The Chronical of Higher Education, October 23, 2009, page A 26

A Community College Makes a Home for Veterans

WOUNDED VETERANS in Massachusetts will soon have a place where they can be rehabilitated and educated alongside their families on a 10-acre spread at Mount Wachusett Community College.

The residential treatment center, in Gardner, will serve veterans of the wars in Iraq and Afghanistan who have lost limbs or suffered disfiguring burns, brain injuries, or post-traumatic stress disorders.

The veterans and their families can live in the 20 apartments for as long as two years, take free courses at the college, and use its fitness center, playing fields, and other facilities.

The state legislature approved a bill last year authorizing Mount Wachusett to lease 10 acres of its 269-acre campus to Veteran  Homestead, a nonprofit group, to build the Northeast Veteran Training and Rehabilitation Center.

Daniel M. Asquino, the college's president, served in the U.S. Navy from 1961 to 1965. When the nonprofit group's chief executive officer, Leslie Lightfoot, inquired about educational opportunities for veterans, Mr. Asquino agreed to provide them and asked Ms. Lightfoot if she needed anything else. Land would be nice, she said.

"It took me about 60 seconds to say yes," says Mr. Asquino. "Morally and ethically, it's the right thing to do."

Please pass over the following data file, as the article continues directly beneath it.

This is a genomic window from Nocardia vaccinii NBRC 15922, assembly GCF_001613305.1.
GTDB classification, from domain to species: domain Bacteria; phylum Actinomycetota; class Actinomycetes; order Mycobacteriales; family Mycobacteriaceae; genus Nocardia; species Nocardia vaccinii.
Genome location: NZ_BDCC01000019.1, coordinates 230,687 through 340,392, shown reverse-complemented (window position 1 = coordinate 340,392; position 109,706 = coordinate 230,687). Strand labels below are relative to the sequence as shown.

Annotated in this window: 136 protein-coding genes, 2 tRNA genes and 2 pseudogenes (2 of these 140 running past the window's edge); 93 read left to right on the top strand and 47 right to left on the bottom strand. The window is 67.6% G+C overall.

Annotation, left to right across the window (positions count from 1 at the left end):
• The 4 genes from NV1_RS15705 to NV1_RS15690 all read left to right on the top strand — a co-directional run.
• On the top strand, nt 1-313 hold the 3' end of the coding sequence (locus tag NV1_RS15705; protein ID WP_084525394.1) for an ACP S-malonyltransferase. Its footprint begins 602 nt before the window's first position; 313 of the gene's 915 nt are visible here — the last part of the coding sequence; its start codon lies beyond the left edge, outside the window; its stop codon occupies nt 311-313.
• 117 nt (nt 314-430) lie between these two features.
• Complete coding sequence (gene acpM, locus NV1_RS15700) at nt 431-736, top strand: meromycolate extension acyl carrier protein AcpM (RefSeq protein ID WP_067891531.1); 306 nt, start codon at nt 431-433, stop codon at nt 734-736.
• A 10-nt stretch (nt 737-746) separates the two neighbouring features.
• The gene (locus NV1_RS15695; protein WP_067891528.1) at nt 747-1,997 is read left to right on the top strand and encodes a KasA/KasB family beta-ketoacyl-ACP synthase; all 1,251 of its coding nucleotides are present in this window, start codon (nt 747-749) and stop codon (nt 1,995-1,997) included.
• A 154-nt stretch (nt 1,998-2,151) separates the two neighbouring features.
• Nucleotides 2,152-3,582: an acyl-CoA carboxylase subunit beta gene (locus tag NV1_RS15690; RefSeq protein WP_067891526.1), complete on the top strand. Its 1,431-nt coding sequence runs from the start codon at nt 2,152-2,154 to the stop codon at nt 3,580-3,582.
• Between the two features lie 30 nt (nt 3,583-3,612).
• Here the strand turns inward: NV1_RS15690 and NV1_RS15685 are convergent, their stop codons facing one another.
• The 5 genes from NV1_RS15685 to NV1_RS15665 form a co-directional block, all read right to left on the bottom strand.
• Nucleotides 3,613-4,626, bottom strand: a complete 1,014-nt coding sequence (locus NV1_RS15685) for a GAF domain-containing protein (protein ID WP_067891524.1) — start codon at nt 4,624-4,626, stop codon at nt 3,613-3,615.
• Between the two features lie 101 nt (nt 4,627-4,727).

Veteran Homestead has raised more than $8-million for the center, which is scheduled to open in January. Instead of paying for the 30-year lease, the nonprofit group will offer internships for the college's nursing and allied-health students.

Among those who welcome the new addition is Christopher P. Brown, a Gulf War veteran enrolled in the college's physical therapy-assistant program.

Mr. Brown, who has post-combat stress disorder, had a job as a firefighter after his military service but quit after suffering from carbon-monoxide poisoning and seizures. "Afterward I became homeless and sort of self-destructed," he says. "Nothing in my life was meaningful."

Another veteran told him about a residential organic farm run by Veteran Homestead in New Hampshire. At the end of his stay there, the group helped him define new career goals. Getting a college education was key.

Now in his third year at Mount Wachusett, he hopes to volunteer with Veteran Homestead and possibly work for the group after he graduates. "Being a physical-therapy assistant is all about trying to assist, someone to return to normal function," he says. "I'm going to be helping people get their lives back together - K.M.